10. The system of claim 8, further comprising means to implement the communication method of any of claim 3 to 7.
Description
CROSS REFERENCE TO RELATED APPLICATIONS

This application is a continuation of application Ser. No. 10/510,415, filed Oct. 6, 2004, which is the U.S. national phase of international application PCT/EP03/03795, filed Mar. 25, 2003, which claims priority to European application 02354059.4, filed Apr. 11, 2002, each application of which is incorporated herein by reference.

FIELD OF THE INVENTION

The present invention generally relates to a communication method and a system between a central server and mobile transceivers, called hereafter “stations”, through a radio-frequency (RF) wireless network. More particularly, the invention relates to such a system able to work indoors or in public places.

BACKGROUND

In an indoor or public space environment, there is a need for a communication system able to dedicate applications (for example, access to specific services) on the basis of the location of a user (more precisely, a user station). A problem is to localize the stations in the environments with respect to physical areas to which dedicated proximity based application(s) are related.

Many outdoor localization techniques are known. For example, the GPS (Global Positioning System), the triangulation from earth fixed transceivers, the radio angle measurements, are efficient outdoor localization systems. However, such systems are unable to perform an indoor (in-building) localization due to the shielding resulting from walls and radioelements. Such perturbing elements that can also be present outside render the above systems not very precise even outdoors.

A first known indoor localization system uses fixed infrared transceivers located in a building. The system determines in the field of which transceiver is the object and considers this field area as the location. A drawback of such a system is that many infrared fixed transceivers have to be installed in the building due to the poor range of IR access points, and their limitations to being line-of-site. Further, such a system has to be dedicated to the localization. Additionally, the data carrier bandwidth of IR-systems is not sufficient for most of the applications of wireless system for which the required transmission rate becomes higher and higher.

Recent indoor communication systems use radiofrequency transmission. Such systems provide fixed access points to the wireless communication network, which are distributed inside the building or public space to be covered. A station is connected to the network through the access point from which it receives the higher signal strength. This determination is made by the station itself which examines the signal levels received from the different access points, and then chooses one of these to communicate with to access network resources. The network routing protocol takes into account the access point choice of the station in order to switch the communication to the right access point. Of course, such systems also work outdoors, and at least a part of the access points can be located outdoors. For example, networks in accordance with the standard 802.11b to which the present invention applies more particularly belong to this type of systems.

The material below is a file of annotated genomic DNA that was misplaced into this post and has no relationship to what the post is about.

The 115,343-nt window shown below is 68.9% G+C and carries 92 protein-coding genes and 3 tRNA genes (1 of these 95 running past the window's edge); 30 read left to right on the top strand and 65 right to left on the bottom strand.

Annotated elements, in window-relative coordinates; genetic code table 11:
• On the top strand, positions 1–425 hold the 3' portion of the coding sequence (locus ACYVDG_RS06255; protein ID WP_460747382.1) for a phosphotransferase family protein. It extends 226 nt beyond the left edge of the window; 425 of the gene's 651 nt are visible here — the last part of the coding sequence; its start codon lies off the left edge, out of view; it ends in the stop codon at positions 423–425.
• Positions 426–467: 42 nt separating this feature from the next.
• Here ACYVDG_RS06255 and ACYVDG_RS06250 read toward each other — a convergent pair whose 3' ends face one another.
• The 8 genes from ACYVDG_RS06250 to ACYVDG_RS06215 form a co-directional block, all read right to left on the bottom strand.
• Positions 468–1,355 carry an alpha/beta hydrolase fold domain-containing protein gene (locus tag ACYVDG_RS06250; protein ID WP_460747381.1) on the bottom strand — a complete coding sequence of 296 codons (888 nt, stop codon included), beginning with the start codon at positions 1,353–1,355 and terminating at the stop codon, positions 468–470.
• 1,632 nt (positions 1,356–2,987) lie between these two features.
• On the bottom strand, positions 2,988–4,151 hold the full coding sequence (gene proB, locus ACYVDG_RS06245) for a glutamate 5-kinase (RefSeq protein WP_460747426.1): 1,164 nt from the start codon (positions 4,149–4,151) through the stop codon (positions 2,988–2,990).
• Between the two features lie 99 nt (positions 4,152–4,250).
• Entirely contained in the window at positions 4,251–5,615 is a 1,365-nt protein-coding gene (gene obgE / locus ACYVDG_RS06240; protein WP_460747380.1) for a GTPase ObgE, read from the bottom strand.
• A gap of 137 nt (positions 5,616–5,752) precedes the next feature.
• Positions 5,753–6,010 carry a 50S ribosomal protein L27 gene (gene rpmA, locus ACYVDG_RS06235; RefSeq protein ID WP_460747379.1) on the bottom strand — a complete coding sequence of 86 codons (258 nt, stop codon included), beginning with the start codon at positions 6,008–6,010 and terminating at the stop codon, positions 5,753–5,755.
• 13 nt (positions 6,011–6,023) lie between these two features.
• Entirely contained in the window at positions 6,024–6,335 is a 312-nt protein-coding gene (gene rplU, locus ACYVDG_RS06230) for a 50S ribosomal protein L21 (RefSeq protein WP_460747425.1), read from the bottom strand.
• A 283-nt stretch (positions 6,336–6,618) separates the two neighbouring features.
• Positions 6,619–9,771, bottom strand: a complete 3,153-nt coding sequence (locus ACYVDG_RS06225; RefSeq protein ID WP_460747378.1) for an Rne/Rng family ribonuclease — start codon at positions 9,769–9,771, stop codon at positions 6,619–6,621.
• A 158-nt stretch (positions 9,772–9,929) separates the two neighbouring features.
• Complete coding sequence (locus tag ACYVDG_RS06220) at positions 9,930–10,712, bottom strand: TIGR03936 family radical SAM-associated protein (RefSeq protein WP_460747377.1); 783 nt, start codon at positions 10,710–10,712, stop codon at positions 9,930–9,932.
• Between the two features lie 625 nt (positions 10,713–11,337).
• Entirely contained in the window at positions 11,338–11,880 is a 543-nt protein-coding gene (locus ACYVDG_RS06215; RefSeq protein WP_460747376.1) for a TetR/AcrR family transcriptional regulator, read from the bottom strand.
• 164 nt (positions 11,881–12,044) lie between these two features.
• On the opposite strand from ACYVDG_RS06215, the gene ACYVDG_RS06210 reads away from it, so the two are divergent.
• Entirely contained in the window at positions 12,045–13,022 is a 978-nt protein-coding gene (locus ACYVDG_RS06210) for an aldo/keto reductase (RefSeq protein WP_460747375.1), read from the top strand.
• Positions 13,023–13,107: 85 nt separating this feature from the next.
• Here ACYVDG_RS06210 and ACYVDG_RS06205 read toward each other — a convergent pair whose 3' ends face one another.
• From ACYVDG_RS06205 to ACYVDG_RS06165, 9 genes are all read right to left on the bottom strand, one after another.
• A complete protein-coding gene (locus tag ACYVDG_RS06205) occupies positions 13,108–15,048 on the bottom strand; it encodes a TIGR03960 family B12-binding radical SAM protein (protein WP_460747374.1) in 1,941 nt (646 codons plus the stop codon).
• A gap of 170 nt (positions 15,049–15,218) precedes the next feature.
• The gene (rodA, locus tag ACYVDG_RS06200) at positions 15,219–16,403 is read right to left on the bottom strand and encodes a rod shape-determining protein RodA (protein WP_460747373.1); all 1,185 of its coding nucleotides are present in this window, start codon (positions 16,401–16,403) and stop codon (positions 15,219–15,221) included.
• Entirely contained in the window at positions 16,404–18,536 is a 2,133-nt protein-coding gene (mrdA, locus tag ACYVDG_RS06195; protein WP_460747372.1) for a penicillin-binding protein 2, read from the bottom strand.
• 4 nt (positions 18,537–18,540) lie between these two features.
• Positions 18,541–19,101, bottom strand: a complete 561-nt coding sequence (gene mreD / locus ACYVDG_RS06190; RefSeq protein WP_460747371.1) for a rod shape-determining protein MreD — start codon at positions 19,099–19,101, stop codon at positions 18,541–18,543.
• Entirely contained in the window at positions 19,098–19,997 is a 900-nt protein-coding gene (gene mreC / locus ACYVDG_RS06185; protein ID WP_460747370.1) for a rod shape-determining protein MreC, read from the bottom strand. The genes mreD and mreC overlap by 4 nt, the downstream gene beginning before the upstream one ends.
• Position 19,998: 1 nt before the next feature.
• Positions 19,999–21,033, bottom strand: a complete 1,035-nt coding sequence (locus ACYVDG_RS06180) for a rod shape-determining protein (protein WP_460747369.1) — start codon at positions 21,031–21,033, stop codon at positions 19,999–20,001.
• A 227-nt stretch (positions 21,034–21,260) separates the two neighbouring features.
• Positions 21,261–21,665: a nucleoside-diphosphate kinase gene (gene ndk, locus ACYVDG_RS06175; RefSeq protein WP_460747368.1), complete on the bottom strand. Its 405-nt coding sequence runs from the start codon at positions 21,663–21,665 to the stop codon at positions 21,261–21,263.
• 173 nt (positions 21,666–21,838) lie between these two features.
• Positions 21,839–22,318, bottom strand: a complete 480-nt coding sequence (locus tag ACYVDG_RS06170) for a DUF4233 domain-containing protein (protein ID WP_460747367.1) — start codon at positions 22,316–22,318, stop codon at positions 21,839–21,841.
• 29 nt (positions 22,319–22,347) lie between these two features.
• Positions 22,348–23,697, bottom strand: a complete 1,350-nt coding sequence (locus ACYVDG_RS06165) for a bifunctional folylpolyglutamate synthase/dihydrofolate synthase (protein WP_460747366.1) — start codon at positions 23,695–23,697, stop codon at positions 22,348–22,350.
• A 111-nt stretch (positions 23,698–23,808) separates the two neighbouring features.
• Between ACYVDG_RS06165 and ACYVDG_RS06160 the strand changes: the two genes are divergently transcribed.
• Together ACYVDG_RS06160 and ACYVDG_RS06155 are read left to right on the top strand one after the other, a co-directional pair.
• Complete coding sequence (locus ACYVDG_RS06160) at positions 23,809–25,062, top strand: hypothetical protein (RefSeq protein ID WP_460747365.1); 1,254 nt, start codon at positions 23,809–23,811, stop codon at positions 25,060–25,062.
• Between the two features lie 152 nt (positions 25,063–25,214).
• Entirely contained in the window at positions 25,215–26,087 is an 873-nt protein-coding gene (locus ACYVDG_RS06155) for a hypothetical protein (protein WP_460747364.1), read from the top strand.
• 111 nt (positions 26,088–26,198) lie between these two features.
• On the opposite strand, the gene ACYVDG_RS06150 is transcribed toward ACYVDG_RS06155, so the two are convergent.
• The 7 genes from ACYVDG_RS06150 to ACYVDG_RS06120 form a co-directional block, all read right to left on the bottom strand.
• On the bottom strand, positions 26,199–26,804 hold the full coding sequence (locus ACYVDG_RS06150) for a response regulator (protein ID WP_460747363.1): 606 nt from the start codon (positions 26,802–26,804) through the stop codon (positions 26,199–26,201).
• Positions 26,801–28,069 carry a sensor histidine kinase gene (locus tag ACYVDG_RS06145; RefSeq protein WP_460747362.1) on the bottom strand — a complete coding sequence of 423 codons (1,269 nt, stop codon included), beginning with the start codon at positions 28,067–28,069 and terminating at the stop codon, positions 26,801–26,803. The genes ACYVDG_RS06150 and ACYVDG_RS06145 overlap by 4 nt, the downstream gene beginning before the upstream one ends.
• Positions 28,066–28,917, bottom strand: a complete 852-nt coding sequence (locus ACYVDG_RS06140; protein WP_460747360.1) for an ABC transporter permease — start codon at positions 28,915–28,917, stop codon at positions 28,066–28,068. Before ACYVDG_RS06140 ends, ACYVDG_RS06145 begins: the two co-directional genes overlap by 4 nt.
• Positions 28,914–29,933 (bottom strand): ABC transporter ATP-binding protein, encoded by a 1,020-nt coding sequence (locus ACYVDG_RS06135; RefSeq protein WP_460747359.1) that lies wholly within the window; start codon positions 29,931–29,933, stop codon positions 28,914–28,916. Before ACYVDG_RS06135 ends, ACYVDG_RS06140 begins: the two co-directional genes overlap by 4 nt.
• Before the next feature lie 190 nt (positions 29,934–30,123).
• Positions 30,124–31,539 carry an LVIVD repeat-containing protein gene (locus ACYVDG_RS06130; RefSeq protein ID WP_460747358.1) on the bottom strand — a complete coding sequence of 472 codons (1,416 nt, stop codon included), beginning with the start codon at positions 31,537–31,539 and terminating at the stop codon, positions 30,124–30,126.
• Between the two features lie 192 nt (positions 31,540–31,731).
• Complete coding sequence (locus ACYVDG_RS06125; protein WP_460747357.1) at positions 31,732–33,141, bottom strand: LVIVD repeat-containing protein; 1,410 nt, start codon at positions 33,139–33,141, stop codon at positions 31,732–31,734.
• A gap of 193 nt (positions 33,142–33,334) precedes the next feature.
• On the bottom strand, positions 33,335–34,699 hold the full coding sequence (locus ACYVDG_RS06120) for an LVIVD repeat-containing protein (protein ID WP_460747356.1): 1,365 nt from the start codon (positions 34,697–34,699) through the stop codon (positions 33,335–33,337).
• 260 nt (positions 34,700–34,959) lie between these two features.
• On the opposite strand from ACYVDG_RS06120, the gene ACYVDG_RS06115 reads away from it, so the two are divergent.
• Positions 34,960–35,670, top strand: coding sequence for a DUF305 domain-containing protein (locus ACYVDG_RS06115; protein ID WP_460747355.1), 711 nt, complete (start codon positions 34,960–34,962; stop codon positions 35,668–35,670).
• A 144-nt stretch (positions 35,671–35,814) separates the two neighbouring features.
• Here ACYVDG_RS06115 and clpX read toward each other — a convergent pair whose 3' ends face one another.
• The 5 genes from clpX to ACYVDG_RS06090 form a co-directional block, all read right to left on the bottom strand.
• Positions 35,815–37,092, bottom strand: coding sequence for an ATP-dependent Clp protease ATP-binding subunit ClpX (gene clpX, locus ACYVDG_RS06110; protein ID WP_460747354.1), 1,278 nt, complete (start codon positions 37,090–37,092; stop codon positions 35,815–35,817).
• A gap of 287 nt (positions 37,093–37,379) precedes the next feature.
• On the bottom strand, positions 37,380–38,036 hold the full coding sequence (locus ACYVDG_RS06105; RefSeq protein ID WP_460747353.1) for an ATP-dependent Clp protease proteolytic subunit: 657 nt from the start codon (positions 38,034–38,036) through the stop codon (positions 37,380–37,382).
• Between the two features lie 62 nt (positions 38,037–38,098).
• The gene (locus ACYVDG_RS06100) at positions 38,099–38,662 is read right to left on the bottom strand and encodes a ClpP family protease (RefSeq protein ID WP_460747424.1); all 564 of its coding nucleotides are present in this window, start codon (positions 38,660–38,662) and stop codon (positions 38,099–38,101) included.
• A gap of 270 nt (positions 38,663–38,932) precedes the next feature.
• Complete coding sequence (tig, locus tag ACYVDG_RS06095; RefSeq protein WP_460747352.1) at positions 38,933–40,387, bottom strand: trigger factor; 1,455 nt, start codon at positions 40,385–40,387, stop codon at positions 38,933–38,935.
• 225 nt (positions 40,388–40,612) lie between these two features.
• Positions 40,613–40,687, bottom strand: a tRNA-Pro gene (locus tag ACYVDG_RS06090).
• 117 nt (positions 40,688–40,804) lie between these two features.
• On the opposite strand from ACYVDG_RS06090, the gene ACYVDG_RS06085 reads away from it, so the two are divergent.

Recently, some of these systems have been provided with a localization function of the stations, that is a determination of the physical location (and not only the determination of the access point to be connected to).

An example of such in-building radio-frequency wireless network system is described in the article “A Software System for Locating Mobile Users: Design, Evaluation, and Lessons” ay Paramvir Bahl, Venkata N. Padmanabhan and Anand Balachandran, published in December 2000, published at http://www.cs.ucsd.edu/users/abalacha/research/papers/msr-tr-2000-12.pdf as of November 2001. In that system, a history-based station-tracking algorithm takes into account the motion of the user station in order to follow this motion from an access point to another using a pre-determined and configured database representing a static signal strength map in principle.

Another example is described in the article “Determining User Location for Context Aware Computing Through the Use of a Wireless LAN Infrastructure” ay Jason Small, Asim Smailagic and Daniel P. Siewiorek, published in December 2000, published on http://www-2.cs.cmu.edu/{tilde over ( )}aura/publications.html. Such a system uses a triangulation technique based on signal intensity from wireless access points.

US 2001/036833 discloses a localization system in which the mobile stations monitor the electric field intensity received from a plurality of repeaters. The mobile stations transmit to a central server the measured intensities. The central server localizes the mobile stations according to wave propagation pattern information contained in the central server.

WO 00/38460 discloses a localization system in which mobile stations transmit identity information at a predetermined power level. Localization beacons receiving this information respond to the mobile stations only if the received signal level is higher than a predetermined threshold.